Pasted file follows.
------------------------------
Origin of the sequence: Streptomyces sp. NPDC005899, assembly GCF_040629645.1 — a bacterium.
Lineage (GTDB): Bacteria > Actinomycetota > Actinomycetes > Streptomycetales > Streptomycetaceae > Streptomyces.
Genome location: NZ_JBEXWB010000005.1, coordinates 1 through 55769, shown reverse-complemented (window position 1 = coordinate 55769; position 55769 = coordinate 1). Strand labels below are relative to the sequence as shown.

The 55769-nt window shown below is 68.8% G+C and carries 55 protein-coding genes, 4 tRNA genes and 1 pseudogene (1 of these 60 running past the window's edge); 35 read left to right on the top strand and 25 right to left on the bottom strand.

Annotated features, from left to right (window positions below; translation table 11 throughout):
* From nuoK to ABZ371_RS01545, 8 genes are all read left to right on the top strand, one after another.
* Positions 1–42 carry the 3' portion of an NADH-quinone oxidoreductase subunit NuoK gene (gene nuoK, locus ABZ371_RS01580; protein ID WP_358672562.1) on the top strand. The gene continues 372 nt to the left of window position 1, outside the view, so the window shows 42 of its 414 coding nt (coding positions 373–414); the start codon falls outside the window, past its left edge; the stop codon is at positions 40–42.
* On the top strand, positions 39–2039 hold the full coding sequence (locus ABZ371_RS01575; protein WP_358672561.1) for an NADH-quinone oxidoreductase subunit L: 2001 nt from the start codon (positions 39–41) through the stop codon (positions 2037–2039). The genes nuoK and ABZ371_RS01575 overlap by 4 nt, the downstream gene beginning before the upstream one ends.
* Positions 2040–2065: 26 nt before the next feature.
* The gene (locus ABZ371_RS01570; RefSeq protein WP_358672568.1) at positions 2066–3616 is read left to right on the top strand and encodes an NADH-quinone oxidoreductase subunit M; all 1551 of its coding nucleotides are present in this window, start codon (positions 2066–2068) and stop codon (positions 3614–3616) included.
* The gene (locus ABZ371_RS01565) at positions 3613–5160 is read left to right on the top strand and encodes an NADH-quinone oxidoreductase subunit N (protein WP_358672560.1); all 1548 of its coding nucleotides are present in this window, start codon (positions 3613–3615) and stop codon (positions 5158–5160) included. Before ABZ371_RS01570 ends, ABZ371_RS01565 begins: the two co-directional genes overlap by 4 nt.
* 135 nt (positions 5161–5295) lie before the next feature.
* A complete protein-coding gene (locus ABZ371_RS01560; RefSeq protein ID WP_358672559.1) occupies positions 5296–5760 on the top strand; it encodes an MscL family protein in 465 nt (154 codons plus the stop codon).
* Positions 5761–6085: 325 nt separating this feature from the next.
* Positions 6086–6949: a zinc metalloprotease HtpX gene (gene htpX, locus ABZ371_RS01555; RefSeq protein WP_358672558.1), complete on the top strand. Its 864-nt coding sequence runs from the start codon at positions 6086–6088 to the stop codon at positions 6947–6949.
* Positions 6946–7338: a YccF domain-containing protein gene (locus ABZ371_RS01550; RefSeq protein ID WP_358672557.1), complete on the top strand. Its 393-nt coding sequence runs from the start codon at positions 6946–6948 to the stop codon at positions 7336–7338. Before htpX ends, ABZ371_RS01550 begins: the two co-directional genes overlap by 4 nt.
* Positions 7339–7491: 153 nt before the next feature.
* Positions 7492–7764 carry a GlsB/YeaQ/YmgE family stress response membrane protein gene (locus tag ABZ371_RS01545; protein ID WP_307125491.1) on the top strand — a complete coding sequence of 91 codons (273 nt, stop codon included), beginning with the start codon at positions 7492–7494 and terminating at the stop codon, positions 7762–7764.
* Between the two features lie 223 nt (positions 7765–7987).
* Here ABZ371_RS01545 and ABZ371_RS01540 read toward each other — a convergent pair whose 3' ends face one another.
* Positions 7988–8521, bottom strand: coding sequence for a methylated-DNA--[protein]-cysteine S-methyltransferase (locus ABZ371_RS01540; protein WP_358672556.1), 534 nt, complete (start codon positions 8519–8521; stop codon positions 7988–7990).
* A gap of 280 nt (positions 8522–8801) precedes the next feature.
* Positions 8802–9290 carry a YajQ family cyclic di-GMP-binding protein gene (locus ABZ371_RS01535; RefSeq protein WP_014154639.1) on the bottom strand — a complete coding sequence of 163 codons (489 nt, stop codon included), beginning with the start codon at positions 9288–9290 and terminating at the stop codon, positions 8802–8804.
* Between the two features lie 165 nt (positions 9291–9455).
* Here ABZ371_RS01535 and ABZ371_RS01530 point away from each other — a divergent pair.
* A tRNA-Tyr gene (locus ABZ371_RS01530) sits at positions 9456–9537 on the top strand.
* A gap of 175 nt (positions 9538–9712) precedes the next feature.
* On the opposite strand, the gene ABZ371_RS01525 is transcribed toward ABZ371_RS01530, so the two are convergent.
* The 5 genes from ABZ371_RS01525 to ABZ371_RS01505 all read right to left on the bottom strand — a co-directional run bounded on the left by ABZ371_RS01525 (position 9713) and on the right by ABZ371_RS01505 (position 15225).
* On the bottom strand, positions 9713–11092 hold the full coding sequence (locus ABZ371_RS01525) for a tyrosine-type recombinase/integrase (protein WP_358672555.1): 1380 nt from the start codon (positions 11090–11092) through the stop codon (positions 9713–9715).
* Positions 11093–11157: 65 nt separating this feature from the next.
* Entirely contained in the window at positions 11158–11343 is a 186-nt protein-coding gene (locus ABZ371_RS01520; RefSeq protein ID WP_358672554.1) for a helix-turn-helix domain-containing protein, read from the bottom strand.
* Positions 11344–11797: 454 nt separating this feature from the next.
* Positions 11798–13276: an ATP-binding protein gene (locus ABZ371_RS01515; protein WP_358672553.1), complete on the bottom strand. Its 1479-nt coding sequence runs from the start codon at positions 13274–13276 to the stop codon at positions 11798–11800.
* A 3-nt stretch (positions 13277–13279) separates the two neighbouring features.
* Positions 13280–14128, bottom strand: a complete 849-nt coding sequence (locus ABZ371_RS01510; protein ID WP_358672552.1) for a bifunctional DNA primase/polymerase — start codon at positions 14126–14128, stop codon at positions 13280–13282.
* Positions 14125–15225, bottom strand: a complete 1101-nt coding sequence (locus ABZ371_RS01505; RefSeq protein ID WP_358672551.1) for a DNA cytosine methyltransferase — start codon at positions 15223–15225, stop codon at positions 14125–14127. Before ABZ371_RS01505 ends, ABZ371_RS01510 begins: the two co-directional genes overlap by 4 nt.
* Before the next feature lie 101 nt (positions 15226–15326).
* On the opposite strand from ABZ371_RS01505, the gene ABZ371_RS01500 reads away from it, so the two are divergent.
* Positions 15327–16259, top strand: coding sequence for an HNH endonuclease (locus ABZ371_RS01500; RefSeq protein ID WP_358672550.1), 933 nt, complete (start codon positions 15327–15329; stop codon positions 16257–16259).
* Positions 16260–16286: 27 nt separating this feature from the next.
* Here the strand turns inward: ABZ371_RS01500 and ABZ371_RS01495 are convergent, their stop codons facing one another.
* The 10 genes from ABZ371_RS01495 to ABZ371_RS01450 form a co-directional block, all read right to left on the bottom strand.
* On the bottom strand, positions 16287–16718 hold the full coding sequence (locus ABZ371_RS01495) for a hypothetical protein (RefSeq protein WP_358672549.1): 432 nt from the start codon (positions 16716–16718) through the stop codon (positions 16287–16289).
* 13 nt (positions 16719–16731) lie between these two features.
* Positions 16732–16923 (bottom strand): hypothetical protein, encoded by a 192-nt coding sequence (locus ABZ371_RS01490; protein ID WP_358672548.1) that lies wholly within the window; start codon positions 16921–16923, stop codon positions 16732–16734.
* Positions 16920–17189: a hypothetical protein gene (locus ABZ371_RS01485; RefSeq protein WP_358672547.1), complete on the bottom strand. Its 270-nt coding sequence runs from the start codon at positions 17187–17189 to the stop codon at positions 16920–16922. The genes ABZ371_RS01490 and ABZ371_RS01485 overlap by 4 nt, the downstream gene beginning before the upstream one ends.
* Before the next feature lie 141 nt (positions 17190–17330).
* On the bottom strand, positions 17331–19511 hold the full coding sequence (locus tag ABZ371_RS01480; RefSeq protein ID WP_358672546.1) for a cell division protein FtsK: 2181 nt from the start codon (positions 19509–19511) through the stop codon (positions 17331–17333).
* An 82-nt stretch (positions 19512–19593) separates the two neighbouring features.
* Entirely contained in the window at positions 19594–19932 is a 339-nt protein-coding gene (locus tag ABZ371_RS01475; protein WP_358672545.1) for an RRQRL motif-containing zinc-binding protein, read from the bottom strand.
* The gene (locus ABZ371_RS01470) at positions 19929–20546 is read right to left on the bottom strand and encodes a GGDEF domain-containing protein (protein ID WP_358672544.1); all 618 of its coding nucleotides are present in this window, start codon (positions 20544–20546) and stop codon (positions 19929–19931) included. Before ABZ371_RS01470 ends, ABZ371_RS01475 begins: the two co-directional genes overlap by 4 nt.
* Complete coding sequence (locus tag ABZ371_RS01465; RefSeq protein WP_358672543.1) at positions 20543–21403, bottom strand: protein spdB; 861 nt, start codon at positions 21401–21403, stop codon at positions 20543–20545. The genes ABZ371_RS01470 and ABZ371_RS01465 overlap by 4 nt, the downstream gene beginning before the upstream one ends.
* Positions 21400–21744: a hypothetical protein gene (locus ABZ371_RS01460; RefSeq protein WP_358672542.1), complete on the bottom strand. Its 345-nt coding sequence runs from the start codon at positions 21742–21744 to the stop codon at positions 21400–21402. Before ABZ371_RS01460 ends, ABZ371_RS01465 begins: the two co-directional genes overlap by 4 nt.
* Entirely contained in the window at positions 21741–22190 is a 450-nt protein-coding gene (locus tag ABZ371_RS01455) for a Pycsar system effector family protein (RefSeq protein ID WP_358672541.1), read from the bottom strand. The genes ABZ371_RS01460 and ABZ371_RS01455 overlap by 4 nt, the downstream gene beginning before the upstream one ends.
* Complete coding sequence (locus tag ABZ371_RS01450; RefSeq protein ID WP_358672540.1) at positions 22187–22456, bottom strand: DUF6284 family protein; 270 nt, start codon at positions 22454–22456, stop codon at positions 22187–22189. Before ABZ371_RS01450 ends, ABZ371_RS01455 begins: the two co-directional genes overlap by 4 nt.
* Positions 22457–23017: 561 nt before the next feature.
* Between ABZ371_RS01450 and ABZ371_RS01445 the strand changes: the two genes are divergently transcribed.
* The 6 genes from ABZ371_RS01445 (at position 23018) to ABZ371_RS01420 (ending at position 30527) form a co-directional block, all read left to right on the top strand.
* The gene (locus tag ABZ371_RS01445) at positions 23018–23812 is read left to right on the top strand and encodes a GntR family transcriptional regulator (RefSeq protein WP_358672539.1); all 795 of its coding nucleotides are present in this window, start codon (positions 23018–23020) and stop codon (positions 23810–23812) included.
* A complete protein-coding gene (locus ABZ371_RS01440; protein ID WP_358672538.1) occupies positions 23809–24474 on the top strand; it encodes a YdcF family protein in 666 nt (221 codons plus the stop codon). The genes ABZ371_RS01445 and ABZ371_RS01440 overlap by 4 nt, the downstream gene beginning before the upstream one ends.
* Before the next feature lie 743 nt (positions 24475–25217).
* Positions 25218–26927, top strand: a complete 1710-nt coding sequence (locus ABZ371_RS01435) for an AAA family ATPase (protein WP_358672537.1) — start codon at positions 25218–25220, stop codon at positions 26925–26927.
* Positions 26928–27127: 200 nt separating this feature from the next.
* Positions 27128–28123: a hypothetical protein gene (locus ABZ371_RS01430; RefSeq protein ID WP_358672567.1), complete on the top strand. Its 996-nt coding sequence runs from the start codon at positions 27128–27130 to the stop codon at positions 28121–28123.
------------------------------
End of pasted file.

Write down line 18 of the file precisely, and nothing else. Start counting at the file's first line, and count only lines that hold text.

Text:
* Positions 7492–7764 carry a GlsB/YeaQ/YmgE family stress response membrane protein gene (locus tag ABZ371_RS01545; protein ID WP_307125491.1) on the top strand — a complete coding sequence of 91 codons (273 nt, stop codon included), beginning with the start codon at positions 7492–7494 and terminating at the stop codon, positions 7762–7764.